Hello faithful readers and welcome to the first of what I hope to be a regular installment around these parts- Tri Tip Tuesday!
I have some friends dabbling in triathlon for the first time or are moving on from doing a small try-a-tri or super sprint, so hopefully they, and others, can find some helpful hints as this goes on.
Triathlon is not a poor man’s sport. Sure, plenty of sports are expensive, but triathlon is three sports in one, so you’re buying three sport’s worth of gear for a single event. You can see how that can be expensive and daunting to those just getting into triathlon, unsure if they’ll even like it or continue. And on top of being expensive, you’re looking at gear that can be used in a single sport, but needs to be cross compatible to the other two. It can get confusing, convoluted, and down right overwhelming.
First thing’s first, what do you wear??? A lot of people question what you wear for a triathlon, mostly because the swim is involved and you’ll obviously be getting wet. Do you wear a swim suit? Do you change in transition? What goes under your wetsuit if you wear one?
The answer varies, but no, don’t change. General rule of thumb is the only time you do full outfit change is in a full iron distance race. Anything less than that you should prepare to wear one thing the whole race. This makes picking what you wear tricky and imperative. Picking comfortable gear to wear means the difference between being comfortable or hurting, chaffing, and being downright miserable the whole race.
Some people will choose to wear a swim suit and pull either just shorts on over it in transition, a regular shirt and shorts, or just do the whole thing in their swim suit. And whatever you wear for the race goes right under your wetsuit.
Another option is to wear what is referred to as a tri kit. This can be either a one piece singlet, or a two piece where you can mix and match a tri specific top and tri specific shorts. Clothing that is tri specific will be wicking, quick dry gear that is meant to be worn in the water then right onto your bike.
|I wear my two piece tri kit right under my wetsuit|
I prefer a two piece, but this comes down to person choice. Both have pros and cons.
One piece pros- no moving, riding up or down, comfortable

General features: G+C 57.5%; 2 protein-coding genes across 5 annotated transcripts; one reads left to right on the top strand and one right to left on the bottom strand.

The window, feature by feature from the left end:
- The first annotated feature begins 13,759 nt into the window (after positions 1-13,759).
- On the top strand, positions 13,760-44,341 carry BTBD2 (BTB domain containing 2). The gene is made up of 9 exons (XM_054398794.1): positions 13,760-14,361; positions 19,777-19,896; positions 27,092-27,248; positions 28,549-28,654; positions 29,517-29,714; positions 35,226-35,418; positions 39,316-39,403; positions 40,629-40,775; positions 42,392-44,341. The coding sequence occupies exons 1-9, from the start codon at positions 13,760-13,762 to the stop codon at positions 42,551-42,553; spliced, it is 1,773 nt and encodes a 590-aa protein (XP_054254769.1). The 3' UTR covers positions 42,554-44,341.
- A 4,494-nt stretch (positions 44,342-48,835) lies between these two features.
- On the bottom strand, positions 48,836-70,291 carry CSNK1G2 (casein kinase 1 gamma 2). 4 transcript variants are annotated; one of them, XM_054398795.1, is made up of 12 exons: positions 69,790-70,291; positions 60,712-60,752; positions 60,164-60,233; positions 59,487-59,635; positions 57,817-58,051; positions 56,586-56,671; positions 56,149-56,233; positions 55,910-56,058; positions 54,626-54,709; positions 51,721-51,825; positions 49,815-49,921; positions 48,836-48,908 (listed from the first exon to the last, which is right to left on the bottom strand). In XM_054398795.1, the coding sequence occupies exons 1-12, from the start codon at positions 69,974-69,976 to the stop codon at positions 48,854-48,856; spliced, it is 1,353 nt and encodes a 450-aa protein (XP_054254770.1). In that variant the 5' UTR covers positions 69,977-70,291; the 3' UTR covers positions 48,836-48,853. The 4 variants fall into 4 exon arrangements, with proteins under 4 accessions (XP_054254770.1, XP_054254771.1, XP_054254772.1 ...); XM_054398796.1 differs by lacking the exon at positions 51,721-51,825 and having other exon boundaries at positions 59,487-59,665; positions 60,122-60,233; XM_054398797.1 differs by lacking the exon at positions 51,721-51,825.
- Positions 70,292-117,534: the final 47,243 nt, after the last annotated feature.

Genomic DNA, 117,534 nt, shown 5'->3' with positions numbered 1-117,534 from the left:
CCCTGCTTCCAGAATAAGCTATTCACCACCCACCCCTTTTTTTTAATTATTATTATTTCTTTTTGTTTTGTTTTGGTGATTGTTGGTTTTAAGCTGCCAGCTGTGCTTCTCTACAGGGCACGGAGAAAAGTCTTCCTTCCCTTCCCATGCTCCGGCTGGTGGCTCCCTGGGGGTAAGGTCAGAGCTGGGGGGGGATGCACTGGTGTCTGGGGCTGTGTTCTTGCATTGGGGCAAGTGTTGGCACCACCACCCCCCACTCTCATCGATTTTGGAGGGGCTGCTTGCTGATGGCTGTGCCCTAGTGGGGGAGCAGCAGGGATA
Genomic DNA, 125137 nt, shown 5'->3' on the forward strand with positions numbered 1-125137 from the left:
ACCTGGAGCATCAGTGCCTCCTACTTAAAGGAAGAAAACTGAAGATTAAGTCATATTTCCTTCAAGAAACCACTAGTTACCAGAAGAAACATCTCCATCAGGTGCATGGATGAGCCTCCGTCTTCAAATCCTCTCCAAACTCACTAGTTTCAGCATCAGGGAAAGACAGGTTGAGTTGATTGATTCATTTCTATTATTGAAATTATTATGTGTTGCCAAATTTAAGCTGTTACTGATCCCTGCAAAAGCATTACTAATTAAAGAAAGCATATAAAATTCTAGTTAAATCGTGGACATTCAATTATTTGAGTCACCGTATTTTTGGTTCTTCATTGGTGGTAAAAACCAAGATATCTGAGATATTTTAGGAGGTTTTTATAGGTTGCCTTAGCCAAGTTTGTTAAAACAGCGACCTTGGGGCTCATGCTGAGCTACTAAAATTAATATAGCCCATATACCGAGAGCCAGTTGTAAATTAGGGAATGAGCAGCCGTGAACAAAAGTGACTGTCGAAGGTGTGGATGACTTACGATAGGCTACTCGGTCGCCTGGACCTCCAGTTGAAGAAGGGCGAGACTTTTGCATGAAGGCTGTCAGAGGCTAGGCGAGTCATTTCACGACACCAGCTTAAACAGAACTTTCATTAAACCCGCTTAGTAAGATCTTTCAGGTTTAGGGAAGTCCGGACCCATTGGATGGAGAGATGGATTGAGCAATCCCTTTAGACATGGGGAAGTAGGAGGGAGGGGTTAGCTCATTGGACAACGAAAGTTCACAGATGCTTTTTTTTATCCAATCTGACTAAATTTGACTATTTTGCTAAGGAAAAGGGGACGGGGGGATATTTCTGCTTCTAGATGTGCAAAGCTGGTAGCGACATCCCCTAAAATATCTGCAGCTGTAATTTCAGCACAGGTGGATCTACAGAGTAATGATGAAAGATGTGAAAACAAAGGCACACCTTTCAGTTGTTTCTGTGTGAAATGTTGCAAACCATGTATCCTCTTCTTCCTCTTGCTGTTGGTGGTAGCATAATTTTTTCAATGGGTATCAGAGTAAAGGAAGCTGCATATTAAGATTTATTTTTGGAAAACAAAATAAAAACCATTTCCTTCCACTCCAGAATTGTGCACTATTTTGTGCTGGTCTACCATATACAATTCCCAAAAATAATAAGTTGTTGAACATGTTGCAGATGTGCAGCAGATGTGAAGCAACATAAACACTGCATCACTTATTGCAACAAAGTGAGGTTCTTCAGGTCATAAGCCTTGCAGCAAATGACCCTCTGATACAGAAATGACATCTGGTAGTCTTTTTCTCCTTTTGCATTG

One piece cons- mostly being that if you need to use the bathroom, prepare to have to strip and lose a lot more time.
Two piece pros- mix and match for maximum comfortability (or color coordination!), easy to use the bathroom
Two piece cons- moving, riding up or down, possible chaffing from shifting
A quick search will bring up tons of options too. Picking a major brand like Zoot, X2U, or Pearl Izumi, amongst many others, is an easy way to ensure good quality. However they can also run a bit more expensive.
|Zoot top and bottom I’ve raced in the last two seasons. Hubs bought me a new Pearl Izumi top and 2XU shorts for this year that I’m very excited about.|
Tri shorts come with a thin chamois in them, but nothing like tradition bike shorts. It’s made to not absorb water and not feel like a diaper as bike shorts sometimes do, since it’s assumed you’ll be running in these tri bottoms.
Tri tops will usually come with pockets on the hips or back. For short course triathlons you probably won’t use them, but once you move up to Olympic, half iron, and full iron distance races, you’ll appreciate having somewhere to stow you gels or chews.
If you look around, you might find that tri kits can be pretty expensive, especially if you’re buying two pieces. But with some sleuthing you can score some really great deals on high quality gear.
If you need any gear, wearble items or otherwise, you can always head over to all3sports.com and use coupon code TRIGC14 for 15% off your purchase, good for all of 2014!